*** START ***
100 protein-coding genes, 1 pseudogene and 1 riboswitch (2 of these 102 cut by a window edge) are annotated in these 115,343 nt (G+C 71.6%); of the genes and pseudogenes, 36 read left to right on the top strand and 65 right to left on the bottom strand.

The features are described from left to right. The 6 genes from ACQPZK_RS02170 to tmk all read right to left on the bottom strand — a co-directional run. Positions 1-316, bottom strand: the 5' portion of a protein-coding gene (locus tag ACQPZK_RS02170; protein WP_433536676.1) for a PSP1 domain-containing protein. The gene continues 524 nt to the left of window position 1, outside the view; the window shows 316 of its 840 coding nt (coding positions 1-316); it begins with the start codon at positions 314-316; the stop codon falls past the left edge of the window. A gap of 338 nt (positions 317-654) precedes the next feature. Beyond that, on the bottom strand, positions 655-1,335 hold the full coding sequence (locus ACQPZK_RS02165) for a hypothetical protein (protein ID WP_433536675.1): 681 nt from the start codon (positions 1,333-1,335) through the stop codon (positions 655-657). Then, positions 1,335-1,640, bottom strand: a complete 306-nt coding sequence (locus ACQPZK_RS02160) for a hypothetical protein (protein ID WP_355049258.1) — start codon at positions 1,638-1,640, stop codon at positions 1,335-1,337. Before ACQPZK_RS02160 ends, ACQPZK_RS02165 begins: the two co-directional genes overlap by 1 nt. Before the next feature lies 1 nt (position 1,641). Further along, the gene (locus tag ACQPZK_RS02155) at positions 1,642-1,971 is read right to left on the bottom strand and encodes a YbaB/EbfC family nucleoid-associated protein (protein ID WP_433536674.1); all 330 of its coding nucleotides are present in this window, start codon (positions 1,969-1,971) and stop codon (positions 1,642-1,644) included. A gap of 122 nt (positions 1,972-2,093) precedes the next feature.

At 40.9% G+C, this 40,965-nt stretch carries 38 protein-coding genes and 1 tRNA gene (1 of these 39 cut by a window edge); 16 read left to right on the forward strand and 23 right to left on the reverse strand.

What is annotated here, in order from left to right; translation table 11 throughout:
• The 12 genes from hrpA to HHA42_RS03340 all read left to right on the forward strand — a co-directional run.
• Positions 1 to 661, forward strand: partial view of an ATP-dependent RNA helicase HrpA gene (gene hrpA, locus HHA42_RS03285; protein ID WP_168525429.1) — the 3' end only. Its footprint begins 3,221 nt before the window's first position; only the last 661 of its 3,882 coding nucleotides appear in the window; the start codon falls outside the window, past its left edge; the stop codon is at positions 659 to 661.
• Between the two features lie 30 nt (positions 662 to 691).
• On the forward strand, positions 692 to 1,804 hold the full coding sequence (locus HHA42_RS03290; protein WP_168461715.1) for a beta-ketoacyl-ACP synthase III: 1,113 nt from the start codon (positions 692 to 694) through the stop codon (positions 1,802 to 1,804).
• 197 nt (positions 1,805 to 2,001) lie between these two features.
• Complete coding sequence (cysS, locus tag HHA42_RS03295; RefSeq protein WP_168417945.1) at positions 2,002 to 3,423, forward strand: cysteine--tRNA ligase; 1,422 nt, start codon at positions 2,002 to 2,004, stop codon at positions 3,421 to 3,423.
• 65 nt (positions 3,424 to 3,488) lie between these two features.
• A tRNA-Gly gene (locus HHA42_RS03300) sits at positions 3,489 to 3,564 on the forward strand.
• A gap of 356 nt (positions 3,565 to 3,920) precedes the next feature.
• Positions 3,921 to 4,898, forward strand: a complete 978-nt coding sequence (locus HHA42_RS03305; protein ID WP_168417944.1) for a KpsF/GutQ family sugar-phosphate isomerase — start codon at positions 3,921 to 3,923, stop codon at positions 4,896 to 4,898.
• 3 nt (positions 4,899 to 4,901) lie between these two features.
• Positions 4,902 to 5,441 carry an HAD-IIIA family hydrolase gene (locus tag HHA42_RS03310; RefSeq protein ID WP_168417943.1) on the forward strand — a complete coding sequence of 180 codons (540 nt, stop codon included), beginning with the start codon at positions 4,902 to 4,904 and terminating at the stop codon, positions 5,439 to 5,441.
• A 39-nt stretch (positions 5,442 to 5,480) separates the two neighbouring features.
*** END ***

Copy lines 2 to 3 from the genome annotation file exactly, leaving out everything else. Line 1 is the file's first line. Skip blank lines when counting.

The features are described from left to right. The 6 genes from ACQPZK_RS02170 to tmk all read right to left on the bottom strand — a co-directional run. Positions 1-316, bottom strand: the 5' portion of a protein-coding gene (locus tag ACQPZK_RS02170; protein WP_433536676.1) for a PSP1 domain-containing protein. The gene continues 524 nt to the left of window position 1, outside the view; the window shows 316 of its 840 coding nt (coding positions 1-316); it begins with the start codon at positions 314-316; the stop codon falls past the left edge of the window. A gap of 338 nt (positions 317-654) precedes the next feature. Beyond that, on the bottom strand, positions 655-1,335 hold the full coding sequence (locus ACQPZK_RS02165) for a hypothetical protein (protein ID WP_433536675.1): 681 nt from the start codon (positions 1,333-1,335) through the stop codon (positions 655-657). Then, positions 1,335-1,640, bottom strand: a complete 306-nt coding sequence (locus ACQPZK_RS02160) for a hypothetical protein (protein ID WP_355049258.1) — start codon at positions 1,638-1,640, stop codon at positions 1,335-1,337. Before ACQPZK_RS02160 ends, ACQPZK_RS02165 begins: the two co-directional genes overlap by 1 nt. Before the next feature lies 1 nt (position 1,641). Further along, the gene (locus tag ACQPZK_RS02155) at positions 1,642-1,971 is read right to left on the bottom strand and encodes a YbaB/EbfC family nucleoid-associated protein (protein ID WP_433536674.1); all 330 of its coding nucleotides are present in this window, start codon (positions 1,969-1,971) and stop codon (positions 1,642-1,644) included. A gap of 122 nt (positions 1,972-2,093) precedes the next feature.

At 40.9% G+C, this 40,965-nt stretch carries 38 protein-coding genes and 1 tRNA gene (1 of these 39 cut by a window edge); 16 read left to right on the forward strand and 23 right to left on the reverse strand.